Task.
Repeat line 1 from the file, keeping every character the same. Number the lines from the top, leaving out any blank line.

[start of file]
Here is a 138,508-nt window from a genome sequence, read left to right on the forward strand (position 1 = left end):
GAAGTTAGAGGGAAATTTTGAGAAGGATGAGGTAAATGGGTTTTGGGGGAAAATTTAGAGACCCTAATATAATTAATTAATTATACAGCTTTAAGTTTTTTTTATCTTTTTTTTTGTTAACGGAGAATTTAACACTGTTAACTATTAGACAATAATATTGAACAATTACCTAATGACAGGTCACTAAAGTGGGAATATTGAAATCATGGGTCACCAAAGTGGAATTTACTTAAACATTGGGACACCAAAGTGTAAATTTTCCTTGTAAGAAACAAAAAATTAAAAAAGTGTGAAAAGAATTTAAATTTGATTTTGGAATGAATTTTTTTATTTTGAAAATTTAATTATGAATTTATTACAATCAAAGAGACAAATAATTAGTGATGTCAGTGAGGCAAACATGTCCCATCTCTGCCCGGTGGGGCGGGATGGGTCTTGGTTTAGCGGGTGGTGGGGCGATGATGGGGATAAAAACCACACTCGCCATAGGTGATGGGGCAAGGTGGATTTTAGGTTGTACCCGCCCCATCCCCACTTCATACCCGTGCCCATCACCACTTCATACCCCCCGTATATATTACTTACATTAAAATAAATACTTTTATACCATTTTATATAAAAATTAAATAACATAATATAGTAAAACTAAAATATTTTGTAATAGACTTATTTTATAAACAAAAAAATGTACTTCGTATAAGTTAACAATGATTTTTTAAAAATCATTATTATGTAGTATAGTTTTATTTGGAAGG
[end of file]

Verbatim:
Here is a 138,508-nt window from a genome sequence, read left to right on the forward strand (position 1 = left end):